Posts tagged: nvidia

NVIDIA GPU ‘passthrough’ to lxc containers on Proxmox 6 for NVENC in Plex

By , 2020-12-06 19:19

I’ve found multiple guides on how to enable NVIDIA GPU access from lxc containers, however I had to combine the information from multiple sources to get a fully working setup. Here are the steps that worked for me.

  1. Install dkms on your Proxmox host to ensure the nvidia driver can be auto-updated with new kernel versions.
    # apt install dkms
  2. Download the latest nvidia binary driver supported by nvidia-patch.
    Head over to https://github.com/keylase/nvidia-patch and get the latest supported driver version listed there.
  3. Download the nvidia-patch repo
    git clone https://github.com/keylase/nvidia-patch.git
  4. Install the driver from step 1 on the host.
    For example, ./NVIDIA-Linux-x86_64-455.45.01.run
  5. Run the nvidia-patch/patch.sh script on the host.
  6. Install the same driver in each container that needs access to the Nvidia GPU, but without the kernel module.
    ./NVIDIA-Linux-x86_64-455.45.01.run --no-kernel-module
  7. Run the nvidia-patch/patch.sh script on the lxc container.
  8. On the host, create a script to initialize the nvidia-uvm devices. Normally these are created on the fly when a program such as ffmpeg calls upon the GPU, but since we need to pass the device nodes through to the containers, they must exist before the containers are started.

    I saved the following script as /usr/local/bin/nvidia-uvm-init. Make sure to chmod +x !
#!/bin/bash
## Script to initialize nvidia device nodes.
## https://docs.nvidia.com/cuda/cuda-installation-guide-linux/index.html#runfile-verifications

/sbin/modprobe nvidia

if [ "$?" -eq 0 ]; then
  # Count the number of NVIDIA controllers found.
  NVDEVS=`lspci | grep -i NVIDIA`
  N3D=`echo "$NVDEVS" | grep "3D controller" | wc -l`
  NVGA=`echo "$NVDEVS" | grep "VGA compatible controller" | wc -l`

  N=`expr $N3D + $NVGA - 1`
  for i in `seq 0 $N`; do
    mknod -m 666 /dev/nvidia$i c 195 $i
  done

  mknod -m 666 /dev/nvidiactl c 195 255

else
  exit 1
fi

/sbin/modprobe nvidia-uvm

if [ "$?" -eq 0 ]; then
  # Find out the major device number used by the nvidia-uvm driver
  D=`grep nvidia-uvm /proc/devices | awk '{print $1}'`

  mknod -m 666 /dev/nvidia-uvm c $D 0
  mknod -m 666 /dev/nvidia-uvm-tools c $D 0
else
  exit 1
fi

Next, we create the systemd service files to start this script, and the nvidia-persistenced.

# nvidia-uvm-init.service
# loads nvidia-uvm module and creates /dev/nvidia-uvm device nodes

[Unit]
Description=Runs /usr/local/bin/nvidia-uvm-init

[Service]
ExecStart=/usr/local/bin/nvidia-uvm-init

[Install]
WantedBy=multi-user.target
# NVIDIA Persistence Daemon Init Script
#
# Copyright (c) 2013 NVIDIA Corporation
#
# Permission is hereby granted, free of charge, to any person obtaining a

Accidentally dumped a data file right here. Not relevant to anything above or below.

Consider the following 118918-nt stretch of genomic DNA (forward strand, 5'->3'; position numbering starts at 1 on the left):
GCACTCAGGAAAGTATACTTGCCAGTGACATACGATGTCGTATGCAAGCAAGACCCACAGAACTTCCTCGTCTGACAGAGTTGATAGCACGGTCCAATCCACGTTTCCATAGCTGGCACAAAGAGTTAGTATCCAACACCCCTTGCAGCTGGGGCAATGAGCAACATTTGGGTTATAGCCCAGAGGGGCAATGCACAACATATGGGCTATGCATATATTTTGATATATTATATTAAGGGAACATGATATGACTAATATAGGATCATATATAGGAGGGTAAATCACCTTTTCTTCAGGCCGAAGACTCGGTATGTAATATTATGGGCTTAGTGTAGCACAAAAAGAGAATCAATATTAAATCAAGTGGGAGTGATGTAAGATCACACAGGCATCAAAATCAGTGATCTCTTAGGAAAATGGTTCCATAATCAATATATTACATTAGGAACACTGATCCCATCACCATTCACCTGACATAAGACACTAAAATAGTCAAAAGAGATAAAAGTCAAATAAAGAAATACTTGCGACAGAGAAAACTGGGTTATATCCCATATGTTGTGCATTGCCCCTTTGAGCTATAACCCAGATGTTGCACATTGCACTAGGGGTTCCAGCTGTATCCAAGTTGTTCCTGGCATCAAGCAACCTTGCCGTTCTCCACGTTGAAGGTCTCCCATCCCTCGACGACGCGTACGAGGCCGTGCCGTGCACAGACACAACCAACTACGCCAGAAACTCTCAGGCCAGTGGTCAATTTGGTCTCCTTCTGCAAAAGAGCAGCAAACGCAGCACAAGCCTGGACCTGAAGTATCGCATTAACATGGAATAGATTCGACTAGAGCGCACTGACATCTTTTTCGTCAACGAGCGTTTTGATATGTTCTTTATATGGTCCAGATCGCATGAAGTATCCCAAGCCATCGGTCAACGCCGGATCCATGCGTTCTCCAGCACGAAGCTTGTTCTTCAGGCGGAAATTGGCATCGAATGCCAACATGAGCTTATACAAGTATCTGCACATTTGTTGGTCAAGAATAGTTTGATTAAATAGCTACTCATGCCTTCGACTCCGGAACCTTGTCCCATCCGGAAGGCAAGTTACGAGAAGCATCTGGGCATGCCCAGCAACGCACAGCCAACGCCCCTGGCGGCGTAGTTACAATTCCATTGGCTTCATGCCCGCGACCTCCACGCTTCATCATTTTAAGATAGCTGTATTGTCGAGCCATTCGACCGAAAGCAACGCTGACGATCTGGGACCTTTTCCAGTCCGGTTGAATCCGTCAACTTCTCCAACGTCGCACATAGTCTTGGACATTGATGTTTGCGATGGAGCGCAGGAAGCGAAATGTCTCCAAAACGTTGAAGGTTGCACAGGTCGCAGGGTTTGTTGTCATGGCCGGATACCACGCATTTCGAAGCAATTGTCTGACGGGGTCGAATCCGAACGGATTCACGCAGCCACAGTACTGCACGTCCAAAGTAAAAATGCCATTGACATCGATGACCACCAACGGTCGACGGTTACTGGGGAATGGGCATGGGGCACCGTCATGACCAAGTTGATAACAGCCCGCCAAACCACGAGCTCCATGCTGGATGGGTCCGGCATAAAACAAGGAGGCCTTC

# copy of this software and associated documentation files (the "Software"),
# to deal in the Software without restriction, including without limitation
# the rights to use, copy, modify, merge, publish, distribute, sublicense,
# and/or sell copies of the Software, and to permit persons to whom the
# Software is furnished to do so, subject to the following conditions:
#
# The above copyright notice and this permission notice shall be included in
# all copies or substantial portions of the Software.
#
# THE SOFTWARE IS PROVIDED "AS IS", WITHOUT WARRANTY OF ANY KIND, EXPRESS OR
# IMPLIED, INCLUDING BUT NOT LIMITED TO THE WARRANTIES OF MERCHANTABILITY,
# FITNESS FOR A PARTICULAR PURPOSE AND NONINFRINGEMENT. IN NO EVENT SHALL THE
# AUTHORS OR COPYRIGHT HOLDERS BE LIABLE FOR ANY CLAIM, DAMAGES OR OTHER
# LIABILITY, WHETHER IN AN ACTION OF CONTRACT, TORT OR OTHERWISE, ARISING
# FROM, OUT OF OR IN CONNECTION WITH THE SOFTWARE OR THE USE OR OTHER
# DEALINGS IN THE SOFTWARE.
#
# This is a sample systemd service file, designed to show how the NVIDIA
# Persistence Daemon can be started.
#

[Unit]
Description=NVIDIA Persistence Daemon
Wants=syslog.target

[Service]
Type=forking
ExecStart=/usr/bin/nvidia-persistenced --user nvidia-persistenced
ExecStopPost=/bin/rm -rf /var/run/nvidia-persistenced

[Install]
WantedBy=multi-user.target

Next, symlink the two service definition files into /etc/systemd/system
cd /etc/systemd/system
# ln -s /usr/local/lib/systemd/system/nvidia-uvm-init.service
# ln -s /usr/local/lib/systemd/system/nvidia-persistenced.service

and load the services
# systemctl daemon-reload
# systemctl start nvidia-uvm-init.service
# systemctl start nvidia-persistenced.service

Now you should see all the nvidia device nodes have been created
# ls -l /dev/nvidia*
crw-rw-rw- 1 root root 195, 0 Dec 6 18:07 /dev/nvidia0
crw-rw-rw- 1 root root 195, 1 Dec 6 18:10 /dev/nvidia1
crw-rw-rw- 1 root root 195, 255 Dec 6 18:07 /dev/nvidiactl